Wil Dubois

Ever wish there was someone to ask all those pressing, confounding, and disconcerting questions about life with diabetes? Someone who really "gets it"? Well, now there is!

If you haven't discovered our diabetes advice column Ask D'Mine yet, now is your chance to jump in!  This Saturday series is hosted by veteran type 1, diabetes author and community educator Wil Dubois.

{Need help navigating life with diabetes? Email us at AskDMine@diabetesmine.com}


Laura fromArizona, type 3, sends us this reach-for-the-Kleenex tale:I have a question about what is the best site for foods for an 8-year-old girl who was just diagnosed last week. I am sorry, I am just so angry! I grew up caring and watching over my father who has had type 1 for 52 years (he is amazing), but when this happened to my little sweetheart niece I about died. She was doing wonderful in this past week, started giving her own injections, guessing her numbers while she checked her blood—just amazing to see.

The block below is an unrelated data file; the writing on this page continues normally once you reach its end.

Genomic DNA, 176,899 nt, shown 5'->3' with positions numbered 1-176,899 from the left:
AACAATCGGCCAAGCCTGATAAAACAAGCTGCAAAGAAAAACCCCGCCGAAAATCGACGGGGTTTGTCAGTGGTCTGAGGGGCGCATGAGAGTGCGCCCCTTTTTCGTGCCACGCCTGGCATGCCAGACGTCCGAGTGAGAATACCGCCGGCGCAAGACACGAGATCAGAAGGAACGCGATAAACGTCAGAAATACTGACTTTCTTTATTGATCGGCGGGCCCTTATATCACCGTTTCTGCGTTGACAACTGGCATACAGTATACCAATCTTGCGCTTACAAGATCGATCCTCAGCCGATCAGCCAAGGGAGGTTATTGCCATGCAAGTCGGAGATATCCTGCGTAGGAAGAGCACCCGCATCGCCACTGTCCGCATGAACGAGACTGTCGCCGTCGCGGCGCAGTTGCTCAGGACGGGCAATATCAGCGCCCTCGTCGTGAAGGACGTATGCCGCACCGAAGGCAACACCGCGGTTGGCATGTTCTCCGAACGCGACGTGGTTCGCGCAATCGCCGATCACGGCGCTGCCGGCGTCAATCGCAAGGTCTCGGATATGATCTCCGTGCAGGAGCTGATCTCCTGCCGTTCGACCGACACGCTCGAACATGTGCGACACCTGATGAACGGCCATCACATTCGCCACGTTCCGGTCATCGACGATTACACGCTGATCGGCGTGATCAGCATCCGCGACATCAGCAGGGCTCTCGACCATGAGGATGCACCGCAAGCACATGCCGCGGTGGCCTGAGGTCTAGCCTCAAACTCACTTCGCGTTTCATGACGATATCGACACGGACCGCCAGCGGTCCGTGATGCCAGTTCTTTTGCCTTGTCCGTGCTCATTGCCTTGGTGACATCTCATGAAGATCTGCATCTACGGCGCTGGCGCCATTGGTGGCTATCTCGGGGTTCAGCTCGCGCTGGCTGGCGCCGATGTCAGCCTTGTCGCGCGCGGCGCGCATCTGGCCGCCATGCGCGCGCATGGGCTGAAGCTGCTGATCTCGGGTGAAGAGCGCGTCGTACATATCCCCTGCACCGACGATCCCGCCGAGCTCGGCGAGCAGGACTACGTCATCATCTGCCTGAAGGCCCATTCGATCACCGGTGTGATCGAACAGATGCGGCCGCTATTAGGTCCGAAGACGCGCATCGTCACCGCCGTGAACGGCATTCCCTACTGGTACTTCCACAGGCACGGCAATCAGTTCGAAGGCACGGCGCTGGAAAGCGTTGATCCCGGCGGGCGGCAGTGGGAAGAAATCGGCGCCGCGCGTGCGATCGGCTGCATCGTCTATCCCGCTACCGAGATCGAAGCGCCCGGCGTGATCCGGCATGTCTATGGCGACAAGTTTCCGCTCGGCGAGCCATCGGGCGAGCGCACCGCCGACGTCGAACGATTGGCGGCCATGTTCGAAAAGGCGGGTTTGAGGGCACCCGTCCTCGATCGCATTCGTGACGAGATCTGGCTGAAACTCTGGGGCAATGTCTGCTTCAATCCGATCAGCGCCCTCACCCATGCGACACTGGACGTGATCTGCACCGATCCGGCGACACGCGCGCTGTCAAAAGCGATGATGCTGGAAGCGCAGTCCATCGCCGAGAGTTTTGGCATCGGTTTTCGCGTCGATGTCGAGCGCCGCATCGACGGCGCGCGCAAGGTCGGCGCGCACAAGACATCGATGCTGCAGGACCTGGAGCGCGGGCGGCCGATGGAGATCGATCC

But she just went to her first birthday party over the weekend and could not eat chips, dips, cake or drink the punch and sodas like all the other kiddos were doing. This is when it all hit her. She has changed, she has to think about what she eats, she has to plan ahead... Her 9th birthday is right around the corner and she told her mom that she does not want to have a party. I need to find a place where we can see the nutrition info; and isn't there some way to make a yummy birthday cake for her?!? I want her to have an amazing birthday, one that she deserves to have. I will be forever grateful for any information you can give me.